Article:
All of these ruminations have of course made possible by American taxpayers who have thrown a few trailer loads of dollars into GM to keep it afloat. But imagination and innovation are in short supply among that company’s senior level managers. Because of this, I decided it was up to eager beavers like me and other old time Saturn owners to keep the rings of a unique American car turning. So I turned to my friends the cooperators to figure out how. There is a new, 21st century type of cooperative that a few enterprises like Organic Valley Yogurt, True Value Hardware and Carpet One flooring stores are using to beat out competitors. Stakeholders with property, production capabilities and shared needs band together to purchase product, secure supplies, institute management standards and jointly assure consumers that the promise of a brand name message will be met. Simple enough….they have numbers large enough to press down margins set by producers and service providers and pass those on to the people who buy from them.

In a few cases, these new types of coops actually have a hand in manufacturing. That is where I think the focus of an effort to save Saturn should be and where consumers should focus their arguments to keep Saturn going. We need to be able to make high quality, innovative cars here in the USA. Saturn has shown us that it could do that when it isn’t tethered to GM. It still has the capacity to outperform offshore manufacturers and can apply what we now know about alternative fuels and power trains to new car designs.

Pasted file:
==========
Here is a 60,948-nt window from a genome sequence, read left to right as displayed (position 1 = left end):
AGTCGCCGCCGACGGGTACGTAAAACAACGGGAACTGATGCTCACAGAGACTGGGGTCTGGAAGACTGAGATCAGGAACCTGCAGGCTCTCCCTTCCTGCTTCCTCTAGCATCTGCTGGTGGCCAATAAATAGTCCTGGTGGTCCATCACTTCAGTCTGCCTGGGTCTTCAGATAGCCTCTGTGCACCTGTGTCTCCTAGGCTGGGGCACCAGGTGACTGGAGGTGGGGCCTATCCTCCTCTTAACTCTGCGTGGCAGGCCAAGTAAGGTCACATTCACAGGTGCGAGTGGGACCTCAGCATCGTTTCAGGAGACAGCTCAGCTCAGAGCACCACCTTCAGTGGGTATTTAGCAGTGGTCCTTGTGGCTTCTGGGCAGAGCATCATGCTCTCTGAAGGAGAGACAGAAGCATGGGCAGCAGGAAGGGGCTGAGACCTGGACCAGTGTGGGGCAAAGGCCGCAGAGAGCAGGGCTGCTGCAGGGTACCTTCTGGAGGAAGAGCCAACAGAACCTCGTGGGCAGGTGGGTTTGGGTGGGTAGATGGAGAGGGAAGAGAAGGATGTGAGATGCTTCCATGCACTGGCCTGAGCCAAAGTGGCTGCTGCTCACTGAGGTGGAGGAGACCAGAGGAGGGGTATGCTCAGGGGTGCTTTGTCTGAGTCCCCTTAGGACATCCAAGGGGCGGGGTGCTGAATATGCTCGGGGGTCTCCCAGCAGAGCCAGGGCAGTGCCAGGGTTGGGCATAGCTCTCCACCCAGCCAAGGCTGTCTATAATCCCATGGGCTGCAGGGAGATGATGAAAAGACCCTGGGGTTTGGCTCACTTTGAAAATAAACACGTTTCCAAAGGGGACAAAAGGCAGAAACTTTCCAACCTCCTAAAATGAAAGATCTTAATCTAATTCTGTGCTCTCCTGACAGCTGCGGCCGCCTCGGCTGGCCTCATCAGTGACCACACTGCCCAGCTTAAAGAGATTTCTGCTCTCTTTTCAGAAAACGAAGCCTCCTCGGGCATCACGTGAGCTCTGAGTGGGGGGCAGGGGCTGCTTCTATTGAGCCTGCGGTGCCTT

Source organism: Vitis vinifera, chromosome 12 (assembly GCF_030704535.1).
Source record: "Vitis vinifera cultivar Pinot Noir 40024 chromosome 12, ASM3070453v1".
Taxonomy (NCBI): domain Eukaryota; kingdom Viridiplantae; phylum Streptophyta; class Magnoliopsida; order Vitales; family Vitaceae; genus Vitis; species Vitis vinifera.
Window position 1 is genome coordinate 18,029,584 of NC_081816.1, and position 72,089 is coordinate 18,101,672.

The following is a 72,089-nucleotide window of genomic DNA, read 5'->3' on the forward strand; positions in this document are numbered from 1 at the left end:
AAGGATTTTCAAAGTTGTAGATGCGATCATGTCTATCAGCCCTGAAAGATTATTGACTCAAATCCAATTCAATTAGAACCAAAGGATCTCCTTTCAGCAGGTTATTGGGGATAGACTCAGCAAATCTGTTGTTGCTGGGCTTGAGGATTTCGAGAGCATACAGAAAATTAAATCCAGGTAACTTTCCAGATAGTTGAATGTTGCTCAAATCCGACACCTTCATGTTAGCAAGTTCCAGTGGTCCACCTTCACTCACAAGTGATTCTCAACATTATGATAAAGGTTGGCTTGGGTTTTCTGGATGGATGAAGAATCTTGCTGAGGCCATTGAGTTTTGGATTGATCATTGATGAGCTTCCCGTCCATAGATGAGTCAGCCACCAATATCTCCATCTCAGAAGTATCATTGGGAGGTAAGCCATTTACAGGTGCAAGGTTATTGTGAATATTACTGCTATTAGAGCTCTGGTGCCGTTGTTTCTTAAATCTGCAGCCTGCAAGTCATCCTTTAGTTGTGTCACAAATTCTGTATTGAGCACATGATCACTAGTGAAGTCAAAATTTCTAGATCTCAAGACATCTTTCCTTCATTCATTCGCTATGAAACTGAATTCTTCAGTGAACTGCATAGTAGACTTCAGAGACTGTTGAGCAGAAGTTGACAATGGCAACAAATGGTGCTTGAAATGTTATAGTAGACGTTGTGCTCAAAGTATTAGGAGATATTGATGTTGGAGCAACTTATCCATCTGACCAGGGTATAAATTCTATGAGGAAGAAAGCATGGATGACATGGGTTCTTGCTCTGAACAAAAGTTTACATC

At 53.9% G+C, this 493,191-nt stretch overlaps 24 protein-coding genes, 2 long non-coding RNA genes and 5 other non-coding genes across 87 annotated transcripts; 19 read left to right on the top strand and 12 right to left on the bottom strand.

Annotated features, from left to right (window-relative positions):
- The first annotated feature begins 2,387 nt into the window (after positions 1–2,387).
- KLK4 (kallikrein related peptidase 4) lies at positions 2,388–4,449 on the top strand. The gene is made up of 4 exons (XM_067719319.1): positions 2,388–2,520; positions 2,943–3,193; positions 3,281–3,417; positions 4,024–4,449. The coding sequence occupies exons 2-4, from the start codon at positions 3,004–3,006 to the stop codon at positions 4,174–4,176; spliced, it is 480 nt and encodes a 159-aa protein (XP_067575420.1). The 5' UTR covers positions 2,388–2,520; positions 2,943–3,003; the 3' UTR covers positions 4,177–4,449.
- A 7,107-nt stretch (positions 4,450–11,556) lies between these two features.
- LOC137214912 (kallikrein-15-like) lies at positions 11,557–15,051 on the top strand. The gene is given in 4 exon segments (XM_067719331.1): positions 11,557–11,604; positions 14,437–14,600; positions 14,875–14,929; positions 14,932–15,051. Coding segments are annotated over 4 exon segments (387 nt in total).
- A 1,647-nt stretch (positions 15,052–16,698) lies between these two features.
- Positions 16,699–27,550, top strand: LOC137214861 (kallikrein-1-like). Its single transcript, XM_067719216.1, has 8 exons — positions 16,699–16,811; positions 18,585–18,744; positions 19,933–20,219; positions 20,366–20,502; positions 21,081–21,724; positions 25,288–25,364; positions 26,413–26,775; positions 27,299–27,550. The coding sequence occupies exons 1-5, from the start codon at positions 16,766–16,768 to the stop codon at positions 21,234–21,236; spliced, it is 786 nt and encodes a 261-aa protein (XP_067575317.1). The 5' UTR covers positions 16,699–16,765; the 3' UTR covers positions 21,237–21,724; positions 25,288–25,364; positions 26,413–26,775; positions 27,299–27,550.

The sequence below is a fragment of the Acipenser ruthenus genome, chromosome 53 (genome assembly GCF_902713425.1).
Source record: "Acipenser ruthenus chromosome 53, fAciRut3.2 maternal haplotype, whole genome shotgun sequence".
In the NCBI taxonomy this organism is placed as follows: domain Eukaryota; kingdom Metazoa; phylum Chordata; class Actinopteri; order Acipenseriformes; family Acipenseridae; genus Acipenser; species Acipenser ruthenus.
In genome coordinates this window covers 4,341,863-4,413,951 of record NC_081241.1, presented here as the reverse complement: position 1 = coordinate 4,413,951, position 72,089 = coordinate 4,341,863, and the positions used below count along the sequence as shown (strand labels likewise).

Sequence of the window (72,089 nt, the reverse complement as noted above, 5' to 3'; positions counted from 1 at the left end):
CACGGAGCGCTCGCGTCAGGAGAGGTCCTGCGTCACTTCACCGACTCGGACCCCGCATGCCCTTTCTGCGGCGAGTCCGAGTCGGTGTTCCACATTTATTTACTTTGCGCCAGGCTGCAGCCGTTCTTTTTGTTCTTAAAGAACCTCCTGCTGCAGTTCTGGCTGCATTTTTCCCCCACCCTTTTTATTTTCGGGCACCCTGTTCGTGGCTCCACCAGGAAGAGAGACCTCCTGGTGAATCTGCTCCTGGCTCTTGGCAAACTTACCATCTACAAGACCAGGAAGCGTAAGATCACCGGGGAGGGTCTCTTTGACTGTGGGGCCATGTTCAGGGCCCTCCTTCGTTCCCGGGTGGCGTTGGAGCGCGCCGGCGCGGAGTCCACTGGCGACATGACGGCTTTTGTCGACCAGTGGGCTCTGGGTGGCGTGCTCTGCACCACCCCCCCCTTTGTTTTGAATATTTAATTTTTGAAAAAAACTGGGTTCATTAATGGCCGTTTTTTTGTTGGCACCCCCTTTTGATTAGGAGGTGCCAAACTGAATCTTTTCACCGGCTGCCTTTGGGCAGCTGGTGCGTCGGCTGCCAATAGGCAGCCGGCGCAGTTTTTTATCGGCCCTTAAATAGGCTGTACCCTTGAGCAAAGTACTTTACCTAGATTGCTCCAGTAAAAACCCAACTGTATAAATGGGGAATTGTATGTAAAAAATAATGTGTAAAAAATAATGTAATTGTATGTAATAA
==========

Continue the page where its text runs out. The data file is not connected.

Despite consumer demands for alternative cars and the standing lines that formed for Japanese hybrids, GM chose to ignore Saturn’s potential to deliver on these technologies. It forced Saturn to become a conventional car brand and devalued its potential for innovation because earnings didn’t reach stratospheric heights that GM executive demanded. When franchise owners were pulled into the GM fold, the buffer that their Saturn rings had once created collapsed. A cooperative could put them back in place and a clamor of hold the line from consumers could give stakeholders time to form one.